She and her husband Shawn represent (or at least represented) the Australian Catholic Marriage and Family Council, and were representatives of the Catholic Archdiocese of Canberra & Goulburn on the National Family Pilgrimage to the (Catholic) World Meeting of Families in Philadelphia in 2015.

Husband Shawn has been described by the church as a “loyal Catholic servant” for nine years of service as the director of CatholicLIFE at the Catholic Archdiocese of Canberra and Goulburn.

And as if this weren’t clear enough, a sample of Branka’s Facebook Likes is equally informative:

A sample of Branka van der Linden’s Facebook Likes

  • Archbishop Anthony Fisher (Catholic)
  • Archbishop Samuel J. Aquila (Catholic)
  • Archbishop Mark Coleridge (Catholic)
  • Bishop Robert Barron (Catholic)
  • Marist College Canberra Faith Formation (Catholic)
  • St Thomas the Apostle Kambah (Catholic)
  • Campion College (Catholic)
  • Teaching Catholic Kids
  • Ascension (Catholic Church)
  • CathFamily
  • St Therese of Lixieux (Catholic)
  • Dominican Sisters of Saint Cecilia in Australia (Catholic)
  • Fusion Youth Group (Catholic)
  • St Clare’s College (Catholic)
  • Marist Canberra Football Club (Catholic)
  • Light To The Nations (Catholic)
  • Catholic Voices USA
  • Centre for Faith Enrichment (Catholic)
  • World Meeting of Families 2015 (Catholic)
  • Quidenham Carmelite Monastery (Catholic)
  • Denver Catholic
  • Catholic Mission – Canberra & Goulburn
  • XT3 (Catholic youth association)
  • Missionaries of God’s Love Darwin (Catholic)
  • Marist College Canberra (Catholic)
  • Life, Marriage & Family Office (Catholic)
  • Infant Jesus Parish, Morley (Catholic)
  • MGL Priests and Brothers (Catholic)
  • Catholic Mission – Sydney, Broken Bay, Parramatta
  • Youth Mission Team Australia (Catholic)
  • Summer School of Evangelisation – Bathurst (Catholic)
  • Missionaries of God’s Live Sisters (Catholic)
  • Sisterhood National Catholic Women’s Movement
  • My Family My Faith (Catholic)
  • Catholic Talk
  • The Catholic Weekly
  • The Catholic Leader
  • Mercatornet (Catholic blog site)
  • BioEdge (Catholic blog site)

It’s clear that Branka van der Linden, like her predecessor Paul Russell, is very deeply invested in Catholic tradition. I will be the first to say I firmly believe that is entirely her right.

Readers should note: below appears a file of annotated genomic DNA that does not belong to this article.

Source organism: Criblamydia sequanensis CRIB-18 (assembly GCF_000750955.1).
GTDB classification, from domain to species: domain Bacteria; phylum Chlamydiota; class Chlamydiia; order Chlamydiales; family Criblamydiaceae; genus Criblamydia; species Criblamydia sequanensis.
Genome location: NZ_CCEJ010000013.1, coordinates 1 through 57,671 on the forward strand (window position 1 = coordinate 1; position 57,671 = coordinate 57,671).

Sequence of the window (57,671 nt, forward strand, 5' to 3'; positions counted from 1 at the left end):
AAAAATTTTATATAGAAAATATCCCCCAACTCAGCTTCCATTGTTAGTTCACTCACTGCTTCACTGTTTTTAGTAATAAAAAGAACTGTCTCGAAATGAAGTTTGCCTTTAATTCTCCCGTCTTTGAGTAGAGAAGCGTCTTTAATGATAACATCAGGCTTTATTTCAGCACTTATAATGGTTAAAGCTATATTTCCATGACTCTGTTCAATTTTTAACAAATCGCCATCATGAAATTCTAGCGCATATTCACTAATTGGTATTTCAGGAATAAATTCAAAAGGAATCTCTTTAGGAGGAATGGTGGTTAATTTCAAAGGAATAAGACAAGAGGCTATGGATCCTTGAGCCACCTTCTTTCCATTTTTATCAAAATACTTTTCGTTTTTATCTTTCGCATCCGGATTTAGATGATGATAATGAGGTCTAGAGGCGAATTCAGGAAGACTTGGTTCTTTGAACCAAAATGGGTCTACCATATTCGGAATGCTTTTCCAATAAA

Yet how curious it is that while repeatedly advancing (secular) misinformation about VAD, Branka van der Linden doesn’t mention her profound religious convictions. It's surprisingly similar to the approach evidenced by Catholic Professor of Ethics, Margaret Somerville; and Catholic (then) Victorian MP Daniel Mulino; and Catholic Editor of The Australian, Paul Kelly (who warmly quotes Mulino); and Catholic director of the Euthanasia Prevention Coalition, Alex Schadenberg...

You get the idea: perhaps there's a pattern?

One possible source of pattern

What was it that the Catholic Archbishop of Sydney, Anthony Fisher, said at the 2011 Catholic Bioethics Conference in relation to opposing the legalisation of VAD?

"The most effective messengers may also vary: bishops, for instance, are not always the best public spokespeople for the Church on such matters."; and

"...the man or woman in the street ... may well be open to persuasion that permissive laws and practices cannot be effectively narrowed to such circumstances"; and

"We need to research and propose new messages also and carefully consider who should deliver them, where and how."

Nowhere in his address does Fisher propose actually testing whether his calamitous assumptions about VAD are true.

Gosh, another coincidence.

Epilogue

I want to be absolutely clear that I am not using a person’s religious conviction as a reason to dismiss their ideas. That’s called an ad hominem attack: an attack against the person rather than the substance of the argument (even assuming it has any substance to assess).

What I have done here and elsewhere, and I will continue to do, is to expose arguments that are false, misleading, illogical or otherwise unmeritorious on the basis of empirical evidence and reasoning.

It just turns out that organised misinformation against VAD law reform comes from deeply religious circles, and those religious circles often avoid mentioning their religiosity while spreading such nonsense under a ‘veneer of secularism’.

It’s in the public’s interest to understand where most organised misinformation against VAD comes from.